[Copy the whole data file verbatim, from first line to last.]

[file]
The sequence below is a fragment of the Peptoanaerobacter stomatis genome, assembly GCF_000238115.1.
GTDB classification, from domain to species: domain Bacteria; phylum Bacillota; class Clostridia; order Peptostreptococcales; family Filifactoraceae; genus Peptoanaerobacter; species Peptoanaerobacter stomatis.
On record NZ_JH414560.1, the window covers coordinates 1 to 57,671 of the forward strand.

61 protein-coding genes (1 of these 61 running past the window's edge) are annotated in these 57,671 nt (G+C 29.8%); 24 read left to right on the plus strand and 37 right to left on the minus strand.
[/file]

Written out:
The sequence below is a fragment of the Peptoanaerobacter stomatis genome, assembly GCF_000238115.1.
GTDB classification, from domain to species: domain Bacteria; phylum Bacillota; class Clostridia; order Peptostreptococcales; family Filifactoraceae; genus Peptoanaerobacter; species Peptoanaerobacter stomatis.
On record NZ_JH414560.1, the window covers coordinates 1 to 57,671 of the forward strand.

61 protein-coding genes (1 of these 61 running past the window's edge) are annotated in these 57,671 nt (G+C 29.8%); 24 read left to right on the plus strand and 37 right to left on the minus strand.